I have recently finished reading the book ‘Mindsets’. It is written by the well know Carol Dweck, a professor of Psychology at the University of Stanford. Prof Dweck’s research has significantly improved our knowledge of some of the factors that influence motivation. I believe the book is a ‘must read’, not only for teachers, but also for students and parents.
Prof Dweck discusses two different mindsets. A fixed mindset, and a growth mindset. The fixed mindset assumes a relatively static intelligence and ability. An individuals success and aptitude is principally determined by their innate gifting. The growth mindset on the other hand assumes that attributes like intelligence can be developed. Any skill, no matter how small or large, can be fostered and grown.
One of the most interesting findings is the way that individuals with the different mindsets respond to failure. Those with the fixed mindset see failure as a direct indicator of their lack of ability. Preexisting beliefs may be destroyed and the impact on self-esteem is profound. On the other hand, those with the growth mindset see failure as an opportunity to learn. They may feel disappointed, but this doesn’t lead them to give up. Instead, they appreciate the chance to learn and improve. This in turn effects how challenges are perceived by the two groups. Those with the fixed mindset approach challenges with anxiety. If they fail, this will uncover a lack of ability. Activities perceived as challenging are often avoided. In comparison, those with the growth mindset relish challenges. Even if they fail, they know they will learn. This prospect excited them. As a teacher I believe it is vital that we teach students that failure is fine. The main thing is that we learn and don’t repeat the same mistakes. As Winston Churchill famously said, ‘Success is the ability to go from one failure to another with no loss of enthusiasm.’
Students with the growth mindset are far more likely to be engaged in the classroom. They will use the opportunities they are given to learn and to develop. They will ask questions, seek challenge, not be afraid to make mistakes, complete their homework, and manage their behaviour well. Students with the fixed mindset tend to prefer easy tasks. They will only raise their hands if they know the answer. A mistake, particularly a public one will be very embarrassing for them. Most significantly, they will often use poor behaviour to hide misunderstanding. Their self-esteem is much less likely to be harmed if it perceived that they failed because of lack of effort, not lack of ability.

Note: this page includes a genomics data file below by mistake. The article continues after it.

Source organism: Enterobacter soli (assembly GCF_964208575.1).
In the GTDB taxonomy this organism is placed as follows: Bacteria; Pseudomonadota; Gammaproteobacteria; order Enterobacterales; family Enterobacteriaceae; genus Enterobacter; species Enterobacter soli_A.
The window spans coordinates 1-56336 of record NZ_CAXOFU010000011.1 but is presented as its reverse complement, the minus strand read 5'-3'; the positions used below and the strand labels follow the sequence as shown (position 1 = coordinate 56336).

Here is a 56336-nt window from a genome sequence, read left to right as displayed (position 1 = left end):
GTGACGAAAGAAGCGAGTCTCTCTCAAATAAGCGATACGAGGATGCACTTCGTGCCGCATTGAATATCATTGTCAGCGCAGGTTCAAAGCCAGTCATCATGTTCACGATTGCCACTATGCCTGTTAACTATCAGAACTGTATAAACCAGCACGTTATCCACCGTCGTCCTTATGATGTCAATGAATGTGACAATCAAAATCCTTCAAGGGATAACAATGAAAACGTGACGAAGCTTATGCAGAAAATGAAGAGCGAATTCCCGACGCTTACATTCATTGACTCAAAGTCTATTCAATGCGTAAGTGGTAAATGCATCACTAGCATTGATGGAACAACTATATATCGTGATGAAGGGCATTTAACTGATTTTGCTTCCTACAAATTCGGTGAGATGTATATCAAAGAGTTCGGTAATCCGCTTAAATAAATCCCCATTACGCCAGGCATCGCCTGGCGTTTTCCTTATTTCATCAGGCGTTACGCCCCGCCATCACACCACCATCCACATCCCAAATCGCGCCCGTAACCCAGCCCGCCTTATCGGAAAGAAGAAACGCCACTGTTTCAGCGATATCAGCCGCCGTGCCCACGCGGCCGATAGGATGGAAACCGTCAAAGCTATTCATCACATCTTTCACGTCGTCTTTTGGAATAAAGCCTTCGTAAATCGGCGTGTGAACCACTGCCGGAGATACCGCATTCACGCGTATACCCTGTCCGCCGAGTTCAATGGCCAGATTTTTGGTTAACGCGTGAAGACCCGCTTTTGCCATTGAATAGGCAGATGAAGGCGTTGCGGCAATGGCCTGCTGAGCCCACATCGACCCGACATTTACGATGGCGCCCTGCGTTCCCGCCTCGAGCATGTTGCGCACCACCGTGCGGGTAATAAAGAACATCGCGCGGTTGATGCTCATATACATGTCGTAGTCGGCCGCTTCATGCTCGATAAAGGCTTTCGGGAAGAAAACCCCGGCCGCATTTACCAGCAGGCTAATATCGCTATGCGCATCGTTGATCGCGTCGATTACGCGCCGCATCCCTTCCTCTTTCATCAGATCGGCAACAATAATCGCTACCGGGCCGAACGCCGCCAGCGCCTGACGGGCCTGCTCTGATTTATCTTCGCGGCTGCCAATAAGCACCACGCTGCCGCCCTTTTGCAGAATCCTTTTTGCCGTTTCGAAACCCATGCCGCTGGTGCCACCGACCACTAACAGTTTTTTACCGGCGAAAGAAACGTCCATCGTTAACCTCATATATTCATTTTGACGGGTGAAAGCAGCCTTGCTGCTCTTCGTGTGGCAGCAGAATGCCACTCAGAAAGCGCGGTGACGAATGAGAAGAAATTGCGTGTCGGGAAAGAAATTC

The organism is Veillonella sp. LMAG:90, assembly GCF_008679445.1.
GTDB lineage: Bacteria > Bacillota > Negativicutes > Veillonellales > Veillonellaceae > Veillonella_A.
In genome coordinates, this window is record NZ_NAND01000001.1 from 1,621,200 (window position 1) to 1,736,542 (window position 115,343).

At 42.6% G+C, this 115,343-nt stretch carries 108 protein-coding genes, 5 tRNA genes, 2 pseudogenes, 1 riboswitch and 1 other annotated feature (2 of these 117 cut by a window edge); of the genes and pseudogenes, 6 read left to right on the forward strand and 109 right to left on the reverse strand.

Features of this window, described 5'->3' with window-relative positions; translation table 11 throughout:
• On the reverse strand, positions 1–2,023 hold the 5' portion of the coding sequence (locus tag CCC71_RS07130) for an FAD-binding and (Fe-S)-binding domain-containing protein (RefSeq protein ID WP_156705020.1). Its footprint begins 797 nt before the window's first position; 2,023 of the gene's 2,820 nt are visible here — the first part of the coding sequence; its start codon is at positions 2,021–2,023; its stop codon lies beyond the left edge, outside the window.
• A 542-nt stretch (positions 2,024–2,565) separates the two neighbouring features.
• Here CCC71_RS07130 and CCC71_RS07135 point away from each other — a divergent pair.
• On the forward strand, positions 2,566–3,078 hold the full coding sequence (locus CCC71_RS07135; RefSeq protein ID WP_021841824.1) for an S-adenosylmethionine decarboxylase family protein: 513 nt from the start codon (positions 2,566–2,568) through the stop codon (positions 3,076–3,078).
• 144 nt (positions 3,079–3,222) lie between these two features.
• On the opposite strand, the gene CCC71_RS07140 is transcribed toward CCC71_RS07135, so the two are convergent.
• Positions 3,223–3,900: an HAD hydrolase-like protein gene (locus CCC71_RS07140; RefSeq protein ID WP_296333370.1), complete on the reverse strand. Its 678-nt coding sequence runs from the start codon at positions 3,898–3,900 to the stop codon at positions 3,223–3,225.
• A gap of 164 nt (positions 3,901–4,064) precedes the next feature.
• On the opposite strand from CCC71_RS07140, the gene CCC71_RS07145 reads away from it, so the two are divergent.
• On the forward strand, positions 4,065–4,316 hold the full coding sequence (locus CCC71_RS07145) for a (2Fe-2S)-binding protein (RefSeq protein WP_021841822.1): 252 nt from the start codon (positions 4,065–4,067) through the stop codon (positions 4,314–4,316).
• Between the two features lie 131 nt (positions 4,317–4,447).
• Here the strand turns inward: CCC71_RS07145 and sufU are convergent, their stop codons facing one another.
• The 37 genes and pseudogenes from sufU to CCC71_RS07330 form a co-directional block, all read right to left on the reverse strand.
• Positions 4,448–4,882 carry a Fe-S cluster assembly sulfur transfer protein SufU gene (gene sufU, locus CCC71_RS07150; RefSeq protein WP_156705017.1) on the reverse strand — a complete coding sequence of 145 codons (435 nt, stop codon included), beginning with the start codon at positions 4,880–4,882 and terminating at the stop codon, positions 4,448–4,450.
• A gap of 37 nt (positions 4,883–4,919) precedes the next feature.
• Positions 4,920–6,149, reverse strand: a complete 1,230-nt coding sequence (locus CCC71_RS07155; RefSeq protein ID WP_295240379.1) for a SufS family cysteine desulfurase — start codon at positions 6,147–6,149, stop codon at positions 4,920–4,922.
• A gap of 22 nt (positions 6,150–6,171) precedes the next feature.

Prof Dweck is encouraging throughout her book. A growth mindset can be fostered. She cites many examples of celebrities, friends, students, and even anecdotes from her own life. She highlights how a change in attitude had a drastic impact on behaviour, and often led to much better results. As teachers we can make these changes in our students immediately. Through language and praise we can change our students mindsets surprisingly quickly. By focusing on effective strategies and effort, by learning from failures, and praising effort, we can help students see that their abilities are heavily influenced by their attitude. Simple changes to the words we use, and the behaviours we complement can have a startling effect.
At the start of next semester I will be leading a training session for all staff based upon some of the ideas I have learned from this book. I hope in turn to see our students show an even more positive attitude in school, and to desire to make the most of the opportunities and challenges presented to them.
These are my views only and do not reflect the official views of Zhongshi International School or any of its affiliates. The ideas from Prof Dweck’s book are based upon my understanding of the information provided. For a more thorough understanding I recommend you read it for yourself.